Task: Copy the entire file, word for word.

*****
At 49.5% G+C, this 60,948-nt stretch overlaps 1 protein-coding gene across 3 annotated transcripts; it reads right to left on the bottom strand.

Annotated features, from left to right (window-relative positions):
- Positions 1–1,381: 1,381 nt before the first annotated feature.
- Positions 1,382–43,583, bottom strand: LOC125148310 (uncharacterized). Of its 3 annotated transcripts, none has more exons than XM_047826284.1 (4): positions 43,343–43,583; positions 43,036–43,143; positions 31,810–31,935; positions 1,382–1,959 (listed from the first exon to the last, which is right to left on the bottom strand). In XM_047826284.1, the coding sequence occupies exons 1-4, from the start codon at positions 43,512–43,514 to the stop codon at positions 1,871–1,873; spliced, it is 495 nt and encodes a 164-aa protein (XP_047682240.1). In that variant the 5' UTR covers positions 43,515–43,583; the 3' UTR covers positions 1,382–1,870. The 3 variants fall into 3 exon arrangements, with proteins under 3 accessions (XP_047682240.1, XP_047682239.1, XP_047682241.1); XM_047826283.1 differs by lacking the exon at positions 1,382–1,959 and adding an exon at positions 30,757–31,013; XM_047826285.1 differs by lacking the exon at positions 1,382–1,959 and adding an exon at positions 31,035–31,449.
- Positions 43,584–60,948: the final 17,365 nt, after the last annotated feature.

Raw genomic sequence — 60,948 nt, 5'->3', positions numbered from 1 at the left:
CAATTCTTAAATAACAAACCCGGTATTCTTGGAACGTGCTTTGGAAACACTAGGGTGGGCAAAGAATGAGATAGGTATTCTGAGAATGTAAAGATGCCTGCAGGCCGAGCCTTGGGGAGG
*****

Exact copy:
At 49.5% G+C, this 60,948-nt stretch overlaps 1 protein-coding gene across 3 annotated transcripts; it reads right to left on the bottom strand.

Annotated features, from left to right (window-relative positions):
- Positions 1–1,381: 1,381 nt before the first annotated feature.
- Positions 1,382–43,583, bottom strand: LOC125148310 (uncharacterized). Of its 3 annotated transcripts, none has more exons than XM_047826284.1 (4): positions 43,343–43,583; positions 43,036–43,143; positions 31,810–31,935; positions 1,382–1,959 (listed from the first exon to the last, which is right to left on the bottom strand). In XM_047826284.1, the coding sequence occupies exons 1-4, from the start codon at positions 43,512–43,514 to the stop codon at positions 1,871–1,873; spliced, it is 495 nt and encodes a 164-aa protein (XP_047682240.1). In that variant the 5' UTR covers positions 43,515–43,583; the 3' UTR covers positions 1,382–1,870. The 3 variants fall into 3 exon arrangements, with proteins under 3 accessions (XP_047682240.1, XP_047682239.1, XP_047682241.1); XM_047826283.1 differs by lacking the exon at positions 1,382–1,959 and adding an exon at positions 30,757–31,013; XM_047826285.1 differs by lacking the exon at positions 1,382–1,959 and adding an exon at positions 31,035–31,449.
- Positions 43,584–60,948: the final 17,365 nt, after the last annotated feature.

Raw genomic sequence — 60,948 nt, 5'->3', positions numbered from 1 at the left:
CAATTCTTAAATAACAAACCCGGTATTCTTGGAACGTGCTTTGGAAACACTAGGGTGGGCAAAGAATGAGATAGGTATTCTGAGAATGTAAAGATGCCTGCAGGCCGAGCCTTGGGGAGG